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New tax incentives to lower cost of high efficiency heating and cooling

New Colorado Heat Pump Tax Credits are available to assist Coloradans who are installing eligible heat pump technology for space heating and cooling and water heating
Photo by Oscar Schnell on Unsplash

DENVER — Governor Polis and the Colorado Energy Office announced that new Colorado Heat Pump Tax Credits are available to assist Coloradans who are installing eligible heat pump technology for space heating and cooling and water heating. Heat pumps reduce greenhouse gas emissions, improve indoor air quality, lessen demand on the electric grid during the hottest summer days, and save Coloradans money. The Colorado legislature established this tax credit along with several other clean energy tax credits when Governor Polis signed HB23-1272 "Tax Policy that Advances Decarbonization" sponsored by Representatives Mike Weissman and Junie Joseph and Senators Steve Fenberg and Lisa Cutter. 

“These tax credits will help Colorado become more sustainable while saving Coloradans money. Too often Coloradans are victims to natural gas price spikes and by transitioning to efficient electric, low-cost heat pumps, Coloradans can be protected from the high, and volatile, costs of natural gas,” said Governor Polis.

Natural gas use in buildings is among the top five sources of greenhouse gas emissions in Colorado. Increasing the adoption of highly efficient heat pumps for space heating/cooling and water heating is a key strategy to reduce emissions from the buildings sector and move the state closer to meeting its target of net-zero emissions by 2050. 

“Electric heat pumps are an important part of the future of heating in a clean energy Colorado,” said Colorado Energy Office Executive Director Will Toor. “The state’s heat pump tax credit is designed to reduce the upfront costs of installing a heat pump, encourage expansion of the heat pump workforce, and accelerate adoption of this innovative, efficient, cost-saving technology.”

Residents, businesses, and other organizations, including tax-exempt institutions, can receive a portion of the tax credit as an upfront discount on the cost of installing a heat pump through a registered contractor. The list of registered contractors is expected to continue growing over time. Colorado customers who receive the State of Colorado Heat Pump discount may combine this discount with other incentives, including local government and utility rebates and federal tax credits.

The state recognizes that widespread adoption of electric heat pumps is only possible with support from a qualified HVAC workforce. Currently, demand for heat pumps in Colorado outpaces the workforce’s capacity to install them.  Contractors must provide at least one-third of the tax credit amount as a discount to a Colorado customer at the time of installation. But to encourage more contractors to join the heat pump installation market and register with the state as an eligible heat pump installer, contractors may retain up to two-thirds (66.67%) of the tax credit for heat pumps installed during the 2024 tax year. In tax year 2024, the following discounts are available for various heat pump technologies. Based on the legislation, the tax credit amounts may change for heat pumps installed after 2025.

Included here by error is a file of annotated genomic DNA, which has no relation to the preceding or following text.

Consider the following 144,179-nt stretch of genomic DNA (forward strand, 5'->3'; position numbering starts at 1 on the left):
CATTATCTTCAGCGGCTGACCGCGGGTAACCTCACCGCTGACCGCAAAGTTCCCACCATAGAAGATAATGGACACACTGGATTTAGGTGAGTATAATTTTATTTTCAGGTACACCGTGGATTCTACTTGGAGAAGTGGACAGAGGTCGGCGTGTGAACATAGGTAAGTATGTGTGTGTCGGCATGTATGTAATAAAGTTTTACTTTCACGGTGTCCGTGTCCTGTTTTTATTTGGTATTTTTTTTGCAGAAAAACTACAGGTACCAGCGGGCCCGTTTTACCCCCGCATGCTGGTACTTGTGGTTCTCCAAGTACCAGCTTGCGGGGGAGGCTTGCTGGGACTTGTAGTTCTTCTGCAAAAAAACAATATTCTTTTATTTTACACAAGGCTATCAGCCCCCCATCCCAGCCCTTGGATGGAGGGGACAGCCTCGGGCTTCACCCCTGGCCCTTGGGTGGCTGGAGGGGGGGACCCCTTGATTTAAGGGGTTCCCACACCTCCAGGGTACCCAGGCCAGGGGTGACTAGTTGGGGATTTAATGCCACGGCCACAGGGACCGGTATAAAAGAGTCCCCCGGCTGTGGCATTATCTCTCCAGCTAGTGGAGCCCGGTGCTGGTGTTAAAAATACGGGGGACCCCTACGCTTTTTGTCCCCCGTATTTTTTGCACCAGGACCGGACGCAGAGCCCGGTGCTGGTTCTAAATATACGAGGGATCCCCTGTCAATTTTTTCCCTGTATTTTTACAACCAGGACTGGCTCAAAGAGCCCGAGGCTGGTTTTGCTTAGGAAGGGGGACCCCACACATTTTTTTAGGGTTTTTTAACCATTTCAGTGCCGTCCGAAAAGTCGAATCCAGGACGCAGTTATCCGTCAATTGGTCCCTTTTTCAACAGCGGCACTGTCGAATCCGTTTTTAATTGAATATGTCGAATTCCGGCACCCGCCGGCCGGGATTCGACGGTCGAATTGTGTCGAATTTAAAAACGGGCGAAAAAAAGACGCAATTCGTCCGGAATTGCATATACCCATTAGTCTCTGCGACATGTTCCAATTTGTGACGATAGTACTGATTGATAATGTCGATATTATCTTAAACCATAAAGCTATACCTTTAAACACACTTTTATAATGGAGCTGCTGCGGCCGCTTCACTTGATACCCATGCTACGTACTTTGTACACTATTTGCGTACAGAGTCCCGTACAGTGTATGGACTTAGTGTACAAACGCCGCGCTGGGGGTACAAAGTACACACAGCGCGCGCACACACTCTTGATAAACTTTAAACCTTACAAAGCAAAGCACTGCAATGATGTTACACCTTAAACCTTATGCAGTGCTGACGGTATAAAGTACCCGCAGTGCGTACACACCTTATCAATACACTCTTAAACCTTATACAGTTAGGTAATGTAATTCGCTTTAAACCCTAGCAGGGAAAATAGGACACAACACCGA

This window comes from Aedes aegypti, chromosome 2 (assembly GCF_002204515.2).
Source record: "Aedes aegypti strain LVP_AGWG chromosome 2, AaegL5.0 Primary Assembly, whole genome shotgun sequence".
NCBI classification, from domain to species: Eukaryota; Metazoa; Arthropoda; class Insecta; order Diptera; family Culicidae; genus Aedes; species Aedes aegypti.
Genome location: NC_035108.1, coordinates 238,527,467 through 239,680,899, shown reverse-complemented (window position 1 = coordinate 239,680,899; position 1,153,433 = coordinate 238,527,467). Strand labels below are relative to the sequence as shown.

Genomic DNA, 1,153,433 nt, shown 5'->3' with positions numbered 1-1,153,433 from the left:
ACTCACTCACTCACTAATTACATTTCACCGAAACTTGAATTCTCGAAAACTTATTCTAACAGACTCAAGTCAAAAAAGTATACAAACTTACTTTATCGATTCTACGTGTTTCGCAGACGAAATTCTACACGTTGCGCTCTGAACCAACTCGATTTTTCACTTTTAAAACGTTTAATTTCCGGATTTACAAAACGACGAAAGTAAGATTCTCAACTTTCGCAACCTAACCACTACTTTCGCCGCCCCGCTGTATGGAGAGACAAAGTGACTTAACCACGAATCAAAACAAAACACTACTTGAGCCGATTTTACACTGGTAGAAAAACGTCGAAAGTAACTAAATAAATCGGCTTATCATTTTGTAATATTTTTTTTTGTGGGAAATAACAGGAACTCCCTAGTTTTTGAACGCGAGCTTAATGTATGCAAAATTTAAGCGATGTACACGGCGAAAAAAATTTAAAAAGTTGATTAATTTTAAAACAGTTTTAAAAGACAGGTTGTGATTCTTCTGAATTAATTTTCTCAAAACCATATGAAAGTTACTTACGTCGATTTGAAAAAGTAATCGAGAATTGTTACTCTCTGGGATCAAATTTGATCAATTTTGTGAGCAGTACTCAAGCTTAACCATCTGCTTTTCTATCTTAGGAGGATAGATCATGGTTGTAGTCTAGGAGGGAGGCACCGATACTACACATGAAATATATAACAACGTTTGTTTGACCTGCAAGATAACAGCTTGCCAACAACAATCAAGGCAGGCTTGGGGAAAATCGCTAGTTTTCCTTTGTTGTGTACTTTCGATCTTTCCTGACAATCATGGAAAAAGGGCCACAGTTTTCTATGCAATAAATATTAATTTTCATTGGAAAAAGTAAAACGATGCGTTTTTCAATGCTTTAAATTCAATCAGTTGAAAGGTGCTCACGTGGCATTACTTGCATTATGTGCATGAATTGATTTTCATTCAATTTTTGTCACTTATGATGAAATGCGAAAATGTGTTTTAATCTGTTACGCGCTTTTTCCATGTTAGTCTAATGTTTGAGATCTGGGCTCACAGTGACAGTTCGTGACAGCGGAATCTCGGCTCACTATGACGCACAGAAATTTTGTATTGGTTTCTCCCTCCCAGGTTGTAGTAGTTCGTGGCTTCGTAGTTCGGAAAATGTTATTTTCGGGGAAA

• Air-source heat pump

    • Total tax credit amount: $1,500

    • Minimum customer discount: $499.95

  • Ground-source, water-source, or combined-source heat pump

    • Tax credit amount: $3,000

    • Minimum customer discount: $999.90

  • Heat pump water heater

    • Tax credit amount: $500

    • Minimum customer discount: $166.65

Tax credits are available to registered contractors for installing heat pumps in single-family homes and multifamily and nonresidential buildings. For multifamily buildings, a registered contractor may claim one tax credit for each residential unit served by a heat pump system. For nonresidential buildings, a registered contractor may claim one tax credit for every four tons of installed heating capacity, up to 100 tons. Contractors installing thermal energy networks (ground source heat pumps at multiple sites connected by underground pipes) may combine the credits for each connected residential and nonresidential unit.

The heat pump tax credit is fully refundable, allowing all registered contractors, even those with little or no state income tax liability, to benefit from it. Registered contractors will claim their credits for the installed equipment by filing their income tax return with the Department of Revenue. The Department of Revenue anticipates having instructions ready to claim the tax credit in late 2024.

More information is available on the Colorado Heat Pump Tax Credit webpage.

Residential and commercial building owners who purchased and installed qualifying heat pumps in 2023 may be eligible for a tax credit equal to 10% of the purchase price of the heat pump. To claim this income tax credit, the building owner must complete and submit form DR 1322 to the Colorado Department of Revenue, in collaboration with the installing contractor, and claim the credit on the appropriate 2023 income tax return. More information is available on the Department of Revenue website.